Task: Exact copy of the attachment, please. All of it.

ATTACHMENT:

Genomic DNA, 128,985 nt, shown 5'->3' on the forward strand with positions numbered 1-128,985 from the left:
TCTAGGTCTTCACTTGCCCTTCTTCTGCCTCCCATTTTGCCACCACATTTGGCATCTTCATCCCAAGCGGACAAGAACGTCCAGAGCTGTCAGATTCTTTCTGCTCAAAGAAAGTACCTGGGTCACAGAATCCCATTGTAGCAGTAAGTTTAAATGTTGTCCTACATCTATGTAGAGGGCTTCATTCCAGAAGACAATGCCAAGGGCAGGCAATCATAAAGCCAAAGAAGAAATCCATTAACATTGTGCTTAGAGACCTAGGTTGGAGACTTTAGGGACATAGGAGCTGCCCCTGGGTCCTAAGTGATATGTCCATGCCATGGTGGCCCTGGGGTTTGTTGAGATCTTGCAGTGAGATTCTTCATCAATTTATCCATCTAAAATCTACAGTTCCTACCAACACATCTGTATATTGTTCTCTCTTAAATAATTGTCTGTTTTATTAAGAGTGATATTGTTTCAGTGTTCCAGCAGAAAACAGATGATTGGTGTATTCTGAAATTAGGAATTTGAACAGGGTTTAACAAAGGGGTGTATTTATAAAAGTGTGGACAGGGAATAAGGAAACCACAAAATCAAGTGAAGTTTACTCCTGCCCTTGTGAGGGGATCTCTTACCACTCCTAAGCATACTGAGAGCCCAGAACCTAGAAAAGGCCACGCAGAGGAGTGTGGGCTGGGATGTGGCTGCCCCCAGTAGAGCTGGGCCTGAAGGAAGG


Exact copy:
Genomic DNA, 128,985 nt, shown 5'->3' on the forward strand with positions numbered 1-128,985 from the left:
TCTAGGTCTTCACTTGCCCTTCTTCTGCCTCCCATTTTGCCACCACATTTGGCATCTTCATCCCAAGCGGACAAGAACGTCCAGAGCTGTCAGATTCTTTCTGCTCAAAGAAAGTACCTGGGTCACAGAATCCCATTGTAGCAGTAAGTTTAAATGTTGTCCTACATCTATGTAGAGGGCTTCATTCCAGAAGACAATGCCAAGGGCAGGCAATCATAAAGCCAAAGAAGAAATCCATTAACATTGTGCTTAGAGACCTAGGTTGGAGACTTTAGGGACATAGGAGCTGCCCCTGGGTCCTAAGTGATATGTCCATGCCATGGTGGCCCTGGGGTTTGTTGAGATCTTGCAGTGAGATTCTTCATCAATTTATCCATCTAAAATCTACAGTTCCTACCAACACATCTGTATATTGTTCTCTCTTAAATAATTGTCTGTTTTATTAAGAGTGATATTGTTTCAGTGTTCCAGCAGAAAACAGATGATTGGTGTATTCTGAAATTAGGAATTTGAACAGGGTTTAACAAAGGGGTGTATTTATAAAAGTGTGGACAGGGAATAAGGAAACCACAAAATCAAGTGAAGTTTACTCCTGCCCTTGTGAGGGGATCTCTTACCACTCCTAAGCATACTGAGAGCCCAGAACCTAGAAAAGGCCACGCAGAGGAGTGTGGGCTGGGATGTGGCTGCCCCCAGTAGAGCTGGGCCTGAAGGAAGG